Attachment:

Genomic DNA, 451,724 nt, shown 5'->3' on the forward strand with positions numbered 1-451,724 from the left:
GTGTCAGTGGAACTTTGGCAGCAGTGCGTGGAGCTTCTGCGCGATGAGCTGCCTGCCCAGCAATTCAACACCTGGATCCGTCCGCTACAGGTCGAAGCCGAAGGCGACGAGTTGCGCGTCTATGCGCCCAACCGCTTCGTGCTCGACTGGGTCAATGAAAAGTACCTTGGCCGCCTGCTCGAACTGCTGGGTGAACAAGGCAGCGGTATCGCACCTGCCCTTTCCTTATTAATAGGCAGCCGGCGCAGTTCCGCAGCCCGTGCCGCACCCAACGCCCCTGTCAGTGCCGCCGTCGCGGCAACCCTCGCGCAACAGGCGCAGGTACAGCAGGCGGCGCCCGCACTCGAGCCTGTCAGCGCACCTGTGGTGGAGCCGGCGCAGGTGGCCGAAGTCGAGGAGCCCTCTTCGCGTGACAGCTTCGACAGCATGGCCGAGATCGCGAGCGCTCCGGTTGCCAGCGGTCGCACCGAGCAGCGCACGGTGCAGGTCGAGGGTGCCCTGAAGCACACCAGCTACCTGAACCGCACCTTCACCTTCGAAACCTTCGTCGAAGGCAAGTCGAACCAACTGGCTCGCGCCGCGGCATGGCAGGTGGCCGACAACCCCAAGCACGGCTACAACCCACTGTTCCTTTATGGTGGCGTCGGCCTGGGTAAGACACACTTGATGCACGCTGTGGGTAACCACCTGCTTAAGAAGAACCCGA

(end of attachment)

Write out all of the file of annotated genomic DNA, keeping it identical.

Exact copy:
Genomic DNA, 451,724 nt, shown 5'->3' on the forward strand with positions numbered 1-451,724 from the left:
GTGTCAGTGGAACTTTGGCAGCAGTGCGTGGAGCTTCTGCGCGATGAGCTGCCTGCCCAGCAATTCAACACCTGGATCCGTCCGCTACAGGTCGAAGCCGAAGGCGACGAGTTGCGCGTCTATGCGCCCAACCGCTTCGTGCTCGACTGGGTCAATGAAAAGTACCTTGGCCGCCTGCTCGAACTGCTGGGTGAACAAGGCAGCGGTATCGCACCTGCCCTTTCCTTATTAATAGGCAGCCGGCGCAGTTCCGCAGCCCGTGCCGCACCCAACGCCCCTGTCAGTGCCGCCGTCGCGGCAACCCTCGCGCAACAGGCGCAGGTACAGCAGGCGGCGCCCGCACTCGAGCCTGTCAGCGCACCTGTGGTGGAGCCGGCGCAGGTGGCCGAAGTCGAGGAGCCCTCTTCGCGTGACAGCTTCGACAGCATGGCCGAGATCGCGAGCGCTCCGGTTGCCAGCGGTCGCACCGAGCAGCGCACGGTGCAGGTCGAGGGTGCCCTGAAGCACACCAGCTACCTGAACCGCACCTTCACCTTCGAAACCTTCGTCGAAGGCAAGTCGAACCAACTGGCTCGCGCCGCGGCATGGCAGGTGGCCGACAACCCCAAGCACGGCTACAACCCACTGTTCCTTTATGGTGGCGTCGGCCTGGGTAAGACACACTTGATGCACGCTGTGGGTAACCACCTGCTTAAGAAGAACCCGA